An app for adventure junkies

The user-generated app includes adventures that are unique and leave little or no mark on the planet. Launched last year, the app currently has about 10,000 users.

The user-generated app includes adventures that are unique and leave little or no mark on the planet. Launched last year, the app currently has about 10,000 users.

Choose your own thrills with Adventure Junky, a new app for iPhone and Android that allows players to navigate different experiences around the world with a little friendly competition.

Cofounders Nigel Malone and Fuchsia Claire Sims wanted to respond to the demand for sustainable and transformational travel. The app went through several years of development, during which Malone and Sims looked at the trends of tourism and travel, more specifically adventure travel and impact tourism has on changing the climate.


“We decided we wanted to apply ourselves and try and solve some problems, reinvent travel,” said Malone.

The app relies on user-generated content, where participants can submit their own adventures that are then vetted by the Adventure Junky curation team. The goal is to feature adventures that are unique, spontaneous, and leave little or no mark on the planet. People have the chance to learn about themselves and other cultures while stepping out of their comfort zones.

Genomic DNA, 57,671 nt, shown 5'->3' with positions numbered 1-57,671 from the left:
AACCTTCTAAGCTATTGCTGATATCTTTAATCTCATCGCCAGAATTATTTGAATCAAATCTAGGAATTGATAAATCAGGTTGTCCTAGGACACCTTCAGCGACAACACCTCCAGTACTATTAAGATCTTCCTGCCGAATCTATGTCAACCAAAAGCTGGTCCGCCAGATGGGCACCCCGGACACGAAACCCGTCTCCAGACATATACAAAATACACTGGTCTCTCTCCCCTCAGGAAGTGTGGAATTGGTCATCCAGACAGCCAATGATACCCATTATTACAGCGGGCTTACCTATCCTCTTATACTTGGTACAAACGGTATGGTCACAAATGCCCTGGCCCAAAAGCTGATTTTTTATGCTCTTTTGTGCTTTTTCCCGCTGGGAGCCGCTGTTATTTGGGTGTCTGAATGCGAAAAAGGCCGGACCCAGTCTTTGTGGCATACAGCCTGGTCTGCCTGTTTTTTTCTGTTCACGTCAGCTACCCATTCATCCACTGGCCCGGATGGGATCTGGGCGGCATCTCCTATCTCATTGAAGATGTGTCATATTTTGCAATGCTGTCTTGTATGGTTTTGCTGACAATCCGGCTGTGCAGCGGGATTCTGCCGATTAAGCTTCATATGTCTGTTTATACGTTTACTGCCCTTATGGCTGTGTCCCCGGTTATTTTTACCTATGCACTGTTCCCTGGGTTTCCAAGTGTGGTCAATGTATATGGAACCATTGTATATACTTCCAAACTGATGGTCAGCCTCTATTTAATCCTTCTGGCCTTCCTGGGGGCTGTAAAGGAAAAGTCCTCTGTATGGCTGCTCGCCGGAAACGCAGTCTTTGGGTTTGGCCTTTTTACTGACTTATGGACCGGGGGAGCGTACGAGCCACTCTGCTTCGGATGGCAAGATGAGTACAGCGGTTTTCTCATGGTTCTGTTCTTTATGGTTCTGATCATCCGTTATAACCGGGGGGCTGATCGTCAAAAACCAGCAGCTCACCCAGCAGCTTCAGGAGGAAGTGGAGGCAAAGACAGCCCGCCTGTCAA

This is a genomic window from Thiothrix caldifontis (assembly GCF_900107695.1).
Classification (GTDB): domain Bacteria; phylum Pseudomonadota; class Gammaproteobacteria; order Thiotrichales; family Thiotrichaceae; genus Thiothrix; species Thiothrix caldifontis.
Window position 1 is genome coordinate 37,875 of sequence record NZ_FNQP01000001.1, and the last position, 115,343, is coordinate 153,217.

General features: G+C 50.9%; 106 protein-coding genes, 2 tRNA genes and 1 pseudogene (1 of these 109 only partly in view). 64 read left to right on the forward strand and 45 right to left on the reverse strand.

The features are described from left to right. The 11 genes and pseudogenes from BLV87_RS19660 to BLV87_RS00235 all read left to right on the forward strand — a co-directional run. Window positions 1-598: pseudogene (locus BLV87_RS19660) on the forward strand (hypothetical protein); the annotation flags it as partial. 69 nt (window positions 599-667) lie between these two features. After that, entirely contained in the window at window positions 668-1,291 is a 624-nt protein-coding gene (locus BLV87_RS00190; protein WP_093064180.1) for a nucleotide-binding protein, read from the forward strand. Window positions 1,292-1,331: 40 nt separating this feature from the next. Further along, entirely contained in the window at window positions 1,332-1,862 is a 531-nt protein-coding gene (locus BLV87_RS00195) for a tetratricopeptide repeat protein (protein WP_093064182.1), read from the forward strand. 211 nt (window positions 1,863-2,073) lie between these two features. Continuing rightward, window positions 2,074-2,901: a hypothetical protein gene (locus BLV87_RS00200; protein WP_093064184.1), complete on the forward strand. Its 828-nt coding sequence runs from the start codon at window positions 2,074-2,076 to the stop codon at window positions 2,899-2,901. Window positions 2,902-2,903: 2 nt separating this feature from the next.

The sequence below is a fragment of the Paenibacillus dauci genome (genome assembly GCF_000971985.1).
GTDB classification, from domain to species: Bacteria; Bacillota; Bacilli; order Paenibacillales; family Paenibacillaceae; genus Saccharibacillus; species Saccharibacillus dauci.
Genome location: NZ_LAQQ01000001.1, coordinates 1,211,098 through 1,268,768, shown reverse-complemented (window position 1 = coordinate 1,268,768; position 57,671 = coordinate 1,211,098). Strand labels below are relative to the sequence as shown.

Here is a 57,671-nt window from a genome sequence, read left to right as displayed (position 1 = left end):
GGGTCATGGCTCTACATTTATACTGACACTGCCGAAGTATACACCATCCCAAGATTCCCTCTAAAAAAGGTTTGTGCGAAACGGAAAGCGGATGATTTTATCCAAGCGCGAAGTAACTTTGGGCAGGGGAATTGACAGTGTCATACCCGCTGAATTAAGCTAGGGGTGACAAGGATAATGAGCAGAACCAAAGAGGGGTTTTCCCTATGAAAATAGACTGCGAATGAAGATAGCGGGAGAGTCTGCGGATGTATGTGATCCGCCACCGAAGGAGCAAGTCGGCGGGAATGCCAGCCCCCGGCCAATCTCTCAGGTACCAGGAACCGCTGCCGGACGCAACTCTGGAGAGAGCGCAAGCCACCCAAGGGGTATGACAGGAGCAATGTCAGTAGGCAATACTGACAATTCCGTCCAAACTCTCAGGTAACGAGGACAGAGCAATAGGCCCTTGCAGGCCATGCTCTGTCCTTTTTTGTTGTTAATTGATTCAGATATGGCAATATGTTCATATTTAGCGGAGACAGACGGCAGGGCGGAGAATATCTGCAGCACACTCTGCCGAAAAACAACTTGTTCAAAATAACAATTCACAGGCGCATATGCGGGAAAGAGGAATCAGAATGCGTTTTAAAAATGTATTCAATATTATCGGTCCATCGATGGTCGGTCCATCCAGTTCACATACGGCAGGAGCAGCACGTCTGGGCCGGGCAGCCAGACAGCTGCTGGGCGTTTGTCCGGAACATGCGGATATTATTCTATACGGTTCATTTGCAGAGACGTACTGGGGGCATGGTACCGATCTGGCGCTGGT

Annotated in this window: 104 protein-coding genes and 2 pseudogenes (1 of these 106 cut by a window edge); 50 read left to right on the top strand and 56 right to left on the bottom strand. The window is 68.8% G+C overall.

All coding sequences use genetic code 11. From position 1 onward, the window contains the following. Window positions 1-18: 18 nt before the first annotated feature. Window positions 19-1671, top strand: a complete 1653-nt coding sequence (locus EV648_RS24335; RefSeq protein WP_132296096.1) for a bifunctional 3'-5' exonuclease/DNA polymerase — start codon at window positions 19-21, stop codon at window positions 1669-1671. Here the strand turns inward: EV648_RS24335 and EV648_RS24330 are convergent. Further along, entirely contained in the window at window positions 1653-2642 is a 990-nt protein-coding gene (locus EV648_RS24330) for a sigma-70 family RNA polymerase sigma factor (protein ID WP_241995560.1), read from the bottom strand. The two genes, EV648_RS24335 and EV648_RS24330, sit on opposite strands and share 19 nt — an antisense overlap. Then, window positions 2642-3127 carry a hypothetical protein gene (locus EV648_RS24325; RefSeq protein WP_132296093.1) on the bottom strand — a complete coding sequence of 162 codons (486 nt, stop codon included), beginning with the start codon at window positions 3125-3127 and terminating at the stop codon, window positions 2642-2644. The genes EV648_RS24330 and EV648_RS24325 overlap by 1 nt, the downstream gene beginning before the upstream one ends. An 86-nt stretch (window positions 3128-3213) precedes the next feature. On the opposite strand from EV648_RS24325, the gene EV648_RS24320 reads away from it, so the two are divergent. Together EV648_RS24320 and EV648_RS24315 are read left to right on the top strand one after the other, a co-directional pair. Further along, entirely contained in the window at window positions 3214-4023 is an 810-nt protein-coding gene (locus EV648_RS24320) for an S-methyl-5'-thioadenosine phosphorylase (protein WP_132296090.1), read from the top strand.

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The adventures vary from a stroll through a quiet forest to a climb up a volcano in Guatemala. The app features more than 100 countries, where there are opportunities to get to know the locals, such as staying in a yurt with a Mongolian family. The curation team attempts to filter out adventures in areas that are hurt by over-tourism, causing things like sustainability problems and affecting animal migration patterns.

There’s a social aspect to the app that allows users to follow others, form tribes, and compete against one another. Every completed adventure gives a traveler a certain number of points. Participants use their phone’s GPS to prove they were at the site of an adventure, or by submitting a photo of themselves at a location. There’s a worldwide leaderboard to show how users stack up against other “adventure junkies.”

What happens if you’ve already been on a ton of adventures? No worries, you won’t need to start over. Whether you went to the Grand Canyon in the ’80s or trekked the rain forest a week before you downloaded the app, you can submit picture proof and get points for it.


Currently, the app, which was launched late last year, has about 10,000 users.

While this app may be of particular interest to millennials, Malone contends that seeking out adventure has more to do with the way you think than age or income bracket.

Mayeesha Galiba can be reached at mayeesha.galiba
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